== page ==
Now the streaming service provided by Netflix does not compare with, say, the quality of a Blu-ray disk, but are you willing to bet against it getting close in the near future? In much the same way, OpenNMS is not a complete replacement for suites like OpenView or Tivoli today, but with large improvements year over year it will be. My guess is that companies that understand open source today will be the dominant players in the software markets of tomorrow.

Thoughts on the New Year

Okay, I have a lot of stuff I’d like to post but the problem will be finding the time, so instead of meticulously crafting a post in my usual manner (grin) this one will be more “stream of consciousness”.

Last year started off horribly for the business side of things. It was so bad that I had to cancel our annual developer’s conference, Dev-Jam. It is a huge regret, since come March things went crazy and we posted three record quarters in a row, but it was the decision to make at the time.

When we had our first Dev-Jam it was kind of a lark, but I didn’t realize how important that yearly gathering of people was to the project. We’ve inked in the week of July 25th, 2010, back at the University of Minnesota, to make sure we don’t miss out again.

Other than that, 2009 was a great year. We hired Jason Aras (an OGP member) as a full time employee and Seth Leger, one of the original OpenNMS coders, came to work for us on a contract basis (and we hope he’ll join us full time in 2010).

On the development side we got a lot of interesting custom development business and delved more fully into the whole “agile” development process. It has enabled us to work more efficiently (especially as distributed as we are) and produce even more robust code. The last week in December we switched to git to streamline further our development process.

We enter 2010 in the best shape of our corporate lives, and I am confident it will be a solid year for the OpenNMS project as well. Seeing all of this talk about Sun/Oracle/MySQL and copyright assignment makes me glad that we are bootstrapped and make money the old fashioned way (by spending less than we earn) versus having to make concessions to our open source philosophy.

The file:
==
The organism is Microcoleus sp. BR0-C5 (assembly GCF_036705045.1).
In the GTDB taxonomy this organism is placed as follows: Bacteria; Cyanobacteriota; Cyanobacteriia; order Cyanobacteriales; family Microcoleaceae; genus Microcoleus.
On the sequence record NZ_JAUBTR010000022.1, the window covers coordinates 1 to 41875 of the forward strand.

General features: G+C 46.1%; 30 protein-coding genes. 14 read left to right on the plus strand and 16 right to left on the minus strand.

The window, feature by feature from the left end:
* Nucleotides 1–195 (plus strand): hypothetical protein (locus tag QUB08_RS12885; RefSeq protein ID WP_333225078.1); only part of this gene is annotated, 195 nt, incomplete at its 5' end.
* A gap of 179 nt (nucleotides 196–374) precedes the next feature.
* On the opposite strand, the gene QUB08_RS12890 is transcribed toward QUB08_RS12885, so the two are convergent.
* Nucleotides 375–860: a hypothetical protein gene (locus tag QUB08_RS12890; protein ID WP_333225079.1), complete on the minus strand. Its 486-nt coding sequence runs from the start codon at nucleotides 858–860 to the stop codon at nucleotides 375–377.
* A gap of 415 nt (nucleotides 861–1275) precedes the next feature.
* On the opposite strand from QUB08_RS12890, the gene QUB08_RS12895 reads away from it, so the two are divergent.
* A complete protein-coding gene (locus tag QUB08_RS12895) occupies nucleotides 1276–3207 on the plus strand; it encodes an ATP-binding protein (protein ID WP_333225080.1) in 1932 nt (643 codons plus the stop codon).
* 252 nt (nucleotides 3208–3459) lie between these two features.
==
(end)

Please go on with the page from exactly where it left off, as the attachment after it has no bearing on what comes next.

On the down side, it is frustrating not to be able to implement some of our ideas as quickly as I would like, but our organic growth means that the pace of development is getting faster and faster. This results in higher revenues, and since we plow all that back into the company it just feeds the growth of the project.

All the experts say that this business model is flawed and that we’re not a “real” company or at a minimum we are some sort of “lifestyle company“, but you know what? I don’t care. And as long as we can stick to our mission statement of “Help customers, have fun, make money” I don’t have to. (grin)

But if I had to lay out a goal for 2010 it would be to make it easier for people to get involved, and to get those involved more involved. I think calling 2010 “The Year of Community” is a little cheesy, but that is where my heart lies. We have a new stable release coming out, our first book (in German) and an iPhone app all in the first half of the year, but I think that would pale in my mind to getting the community back on track, and I hope that Dev-Jam goes a long way toward getting that done.

Happy New Year everyone.